Nxele said she had decided to downgrade and use cheaper forms of cooking oil.

“I now buy Holsum, which is way cheaper. I am appealing to our government to intervene and find a way of ensuring that the prices return to normal. At least here in the villages we are able to plough and produce some vegetables. Government needs to meet us halfway when it comes to the cooking oil prices,” she said.

Busisiwe Nganga (43) has been selling Russian sausages on the sidewalk for the past 10 years and managed to build a two-roomed flat with the money she made.

“Through all these years I have never seen such a big increase. The first time I came across this huge price I was so shocked I even went to the teller to double-check if they hadn’t made a mistake… I now spend R20 more on two litres of cooking oil. 

“Sadly, I have no choice but to keep buying the cooking oil in order for my business to survive. Every day I use about 10 litres of cooking oil and I can’t recycle it because that would be putting my customers’ health at risk. 

“I no longer make a good profit, but what can I do? Every day I keep praying that things will change and that the prices will return to normal,” Nganga said.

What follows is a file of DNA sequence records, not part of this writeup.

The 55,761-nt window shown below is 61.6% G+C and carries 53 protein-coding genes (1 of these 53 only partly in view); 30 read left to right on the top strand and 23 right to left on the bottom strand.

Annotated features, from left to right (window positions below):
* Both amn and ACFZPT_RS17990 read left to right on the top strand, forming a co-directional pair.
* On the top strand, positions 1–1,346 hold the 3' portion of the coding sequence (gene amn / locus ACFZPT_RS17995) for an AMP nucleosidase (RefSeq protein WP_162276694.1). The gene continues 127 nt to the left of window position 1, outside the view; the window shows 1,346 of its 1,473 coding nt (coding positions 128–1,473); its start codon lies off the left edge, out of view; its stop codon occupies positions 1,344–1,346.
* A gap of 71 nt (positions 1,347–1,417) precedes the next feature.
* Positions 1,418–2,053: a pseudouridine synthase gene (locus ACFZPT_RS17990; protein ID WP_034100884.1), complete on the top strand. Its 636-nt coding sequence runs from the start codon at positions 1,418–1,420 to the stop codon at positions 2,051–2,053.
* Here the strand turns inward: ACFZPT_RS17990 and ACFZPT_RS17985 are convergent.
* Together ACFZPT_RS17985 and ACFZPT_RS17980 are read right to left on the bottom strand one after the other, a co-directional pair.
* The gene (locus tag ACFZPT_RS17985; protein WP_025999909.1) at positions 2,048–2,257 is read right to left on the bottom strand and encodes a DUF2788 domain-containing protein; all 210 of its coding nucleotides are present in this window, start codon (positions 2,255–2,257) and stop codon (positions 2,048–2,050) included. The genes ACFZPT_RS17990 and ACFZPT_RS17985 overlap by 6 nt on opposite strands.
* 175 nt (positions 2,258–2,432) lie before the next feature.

She sells a Russian sausage for R10 but is now considering raising the price to R12.

“That’s the only way I will see a better profit. But then I also risk scaring customers away.  So for now I have no choice but to stick to the normal price.”

Meanwhile, a spokesperson for Pick n Pay said that they were not experiencing any shortages of cooking oil in their stores, but confirmed that there had been an increase in sunflower oil prices globally, as about 50% of the world’s sunflower seed comes from Ukraine and Russia. 

The company said it was absorbing as much of the price increase as possible for customers. DM/MC